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What's this deal about the Mexicans?

first posted: 2017-01-28 06:11:04.043161

About the United States of Mexico...

As a new president talks about toughening the USA relations with its southern neighbor, we review the stakes and potential incidence on the US housing market.


  • Population: 120m (US 318m, amongst whom hispanic 55m)
  • Growth Rate: 1.4% (US 0.7%)
  • Fertility: 2.3 children per woman (US: 1.84)
  • Still young country though 0-14y decreased from above 40% in 1990 to 25% now (20% in US)


  • G=1.1t E=0.4t I=0.4t T=0.2t (US: G=18.5, E=1.7t I=2.2t T=3t)
  • Mexico 80% of exports and 49% of imports from US, (US has 15% export to, 13% import from Mexico)
  • GDP/capita: 8.7k (US: 56k)
  • Gini: 48 (same as US)
  • poor: 13.8% (same as US)
  • mexican expat in US: 9.9m, remittance from US: 22bn


Mexico is dependent on the US for exports. The 22bn of remittance represents 2% of its GDP.

While its GDP is much smaller, Mexico is an important trade partner for the US.

About Mexicans in the US

While there are 55m Hispanics in the US, 34m of them are originally from Mexico (this includes 24m individuals of Mexican origin who are US born).

Hispanic mothers living in the US also have a higher fertility rate than the rest of the population as 1/4 of babies born in the US are Hispanic whereas this group represents 1/6 of the population.

The Hispanic population in the US is young and is bound to become more important in the coming century.

The median income for Hispanics of Mexican origin is 21k. (This is much higher than the 8.7k average GDP per capita of Mexico. It is still much lower than the median of 30k for non-Hispanic.)

Asset disparity is even greater. The median Hispanic family has 12k net worth (comparing to above 100k net worth for the median American family).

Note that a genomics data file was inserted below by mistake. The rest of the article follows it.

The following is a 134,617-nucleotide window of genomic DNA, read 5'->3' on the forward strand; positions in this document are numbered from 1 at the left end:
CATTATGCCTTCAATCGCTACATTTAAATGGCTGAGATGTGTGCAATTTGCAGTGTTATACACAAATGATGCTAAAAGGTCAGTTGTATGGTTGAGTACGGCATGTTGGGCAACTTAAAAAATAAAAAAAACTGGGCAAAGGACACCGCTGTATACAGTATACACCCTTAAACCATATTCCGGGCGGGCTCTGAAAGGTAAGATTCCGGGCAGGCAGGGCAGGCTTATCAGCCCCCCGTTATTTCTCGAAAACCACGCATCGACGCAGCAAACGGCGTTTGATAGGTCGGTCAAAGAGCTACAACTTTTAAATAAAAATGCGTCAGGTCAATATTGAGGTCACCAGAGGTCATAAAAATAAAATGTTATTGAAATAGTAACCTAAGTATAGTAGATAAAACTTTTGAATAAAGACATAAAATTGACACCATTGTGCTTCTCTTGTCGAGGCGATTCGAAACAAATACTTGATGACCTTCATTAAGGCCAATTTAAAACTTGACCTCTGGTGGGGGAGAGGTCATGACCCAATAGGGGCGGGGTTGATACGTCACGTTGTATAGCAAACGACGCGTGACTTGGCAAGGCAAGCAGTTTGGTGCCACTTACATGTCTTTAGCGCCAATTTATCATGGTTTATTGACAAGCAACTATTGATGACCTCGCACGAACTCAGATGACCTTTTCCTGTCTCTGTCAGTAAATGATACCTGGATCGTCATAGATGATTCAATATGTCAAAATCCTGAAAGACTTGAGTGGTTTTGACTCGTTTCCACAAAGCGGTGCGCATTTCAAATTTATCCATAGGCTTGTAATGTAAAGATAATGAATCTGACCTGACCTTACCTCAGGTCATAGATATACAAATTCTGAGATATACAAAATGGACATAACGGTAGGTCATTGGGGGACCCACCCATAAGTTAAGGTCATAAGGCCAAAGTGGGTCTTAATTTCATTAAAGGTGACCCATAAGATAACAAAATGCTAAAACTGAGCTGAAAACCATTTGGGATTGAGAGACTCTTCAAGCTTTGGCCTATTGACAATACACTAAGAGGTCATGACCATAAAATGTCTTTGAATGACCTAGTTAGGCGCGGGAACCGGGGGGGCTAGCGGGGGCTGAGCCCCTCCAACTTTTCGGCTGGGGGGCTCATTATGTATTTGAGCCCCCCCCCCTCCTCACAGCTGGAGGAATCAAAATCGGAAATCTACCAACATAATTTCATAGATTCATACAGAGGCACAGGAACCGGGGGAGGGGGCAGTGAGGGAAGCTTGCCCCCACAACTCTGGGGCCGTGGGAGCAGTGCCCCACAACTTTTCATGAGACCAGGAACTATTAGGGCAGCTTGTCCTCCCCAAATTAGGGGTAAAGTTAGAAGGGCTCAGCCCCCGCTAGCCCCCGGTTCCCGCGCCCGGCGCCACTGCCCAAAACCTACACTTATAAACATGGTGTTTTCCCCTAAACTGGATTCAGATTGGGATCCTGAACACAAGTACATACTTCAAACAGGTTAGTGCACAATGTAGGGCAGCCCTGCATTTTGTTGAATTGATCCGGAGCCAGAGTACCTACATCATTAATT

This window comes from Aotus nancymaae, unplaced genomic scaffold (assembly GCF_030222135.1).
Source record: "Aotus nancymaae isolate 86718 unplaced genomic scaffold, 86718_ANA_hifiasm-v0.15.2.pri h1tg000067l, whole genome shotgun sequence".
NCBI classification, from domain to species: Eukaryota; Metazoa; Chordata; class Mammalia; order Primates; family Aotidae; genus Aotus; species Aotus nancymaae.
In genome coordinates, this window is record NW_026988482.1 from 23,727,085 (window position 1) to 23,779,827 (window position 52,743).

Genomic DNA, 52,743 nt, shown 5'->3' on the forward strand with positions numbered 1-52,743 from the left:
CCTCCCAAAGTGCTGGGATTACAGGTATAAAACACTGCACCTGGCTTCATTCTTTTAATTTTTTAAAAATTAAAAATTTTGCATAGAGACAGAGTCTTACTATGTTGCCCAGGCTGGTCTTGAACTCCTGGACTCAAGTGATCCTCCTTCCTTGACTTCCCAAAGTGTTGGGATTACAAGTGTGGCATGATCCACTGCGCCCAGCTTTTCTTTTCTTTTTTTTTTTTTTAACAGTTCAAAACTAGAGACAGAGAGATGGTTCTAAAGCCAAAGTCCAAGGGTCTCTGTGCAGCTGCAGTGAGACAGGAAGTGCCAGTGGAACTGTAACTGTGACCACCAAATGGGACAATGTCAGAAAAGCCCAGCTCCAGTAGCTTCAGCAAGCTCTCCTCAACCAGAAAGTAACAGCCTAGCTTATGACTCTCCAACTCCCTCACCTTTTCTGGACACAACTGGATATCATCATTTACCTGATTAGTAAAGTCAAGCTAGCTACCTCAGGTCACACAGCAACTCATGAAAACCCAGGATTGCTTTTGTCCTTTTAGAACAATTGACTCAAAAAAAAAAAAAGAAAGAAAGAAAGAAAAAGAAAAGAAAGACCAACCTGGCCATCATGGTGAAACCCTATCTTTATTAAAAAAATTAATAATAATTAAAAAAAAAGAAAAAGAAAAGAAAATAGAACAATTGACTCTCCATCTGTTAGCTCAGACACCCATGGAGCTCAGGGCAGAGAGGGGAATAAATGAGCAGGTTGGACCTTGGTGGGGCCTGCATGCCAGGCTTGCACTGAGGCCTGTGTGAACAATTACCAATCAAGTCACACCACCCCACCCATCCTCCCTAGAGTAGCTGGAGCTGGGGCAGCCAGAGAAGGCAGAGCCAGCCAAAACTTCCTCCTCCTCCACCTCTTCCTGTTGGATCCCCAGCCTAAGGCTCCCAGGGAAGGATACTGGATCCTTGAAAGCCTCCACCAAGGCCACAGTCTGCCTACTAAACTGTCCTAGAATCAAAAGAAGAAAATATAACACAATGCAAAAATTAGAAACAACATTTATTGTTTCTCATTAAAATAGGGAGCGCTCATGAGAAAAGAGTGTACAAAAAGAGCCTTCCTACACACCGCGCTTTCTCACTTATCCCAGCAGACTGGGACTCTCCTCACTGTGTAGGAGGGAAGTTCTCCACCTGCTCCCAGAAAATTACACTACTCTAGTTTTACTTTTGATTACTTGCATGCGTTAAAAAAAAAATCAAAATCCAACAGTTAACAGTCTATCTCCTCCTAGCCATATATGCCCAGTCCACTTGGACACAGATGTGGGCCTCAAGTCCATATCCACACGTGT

This might be linked to the ownership of a home, which is still below 50% whereas is it 64% for the whole population.

This is changing very rapidly, however, since the homeownership rate is climbing fast for Hispanics while it is getting lower for the general population. They bought 250k houses last year, which represents 75% of the net homeownership rise for that year (see [][(here))


With its 55m people earning 21k median, the US appears to be the first Hispanic country by GDP far ahead of Mexico. The Hispanic community is injecting demographic growth and a higher workforce participation rate in the US.

They are also poorer than the rest of the population, a full 26% are below poverty line in the US (which is the double of the prevalence for the general population both in the US and in Mexico). The demographic pressure among the poor given their higher concentration can be a cause for tension.

Inter-ethnic tension is negative for the housing market as Hispanics have the younger population and an increasing need for housing.


Since the illegal immigration from Mexico has abated, and the US government could be selective as to the quality of the migrants they attract if they chose so. For this reason, the recent government proposals on that front appear to be an instrument of populist rhetoric rather than a fact-based policy.

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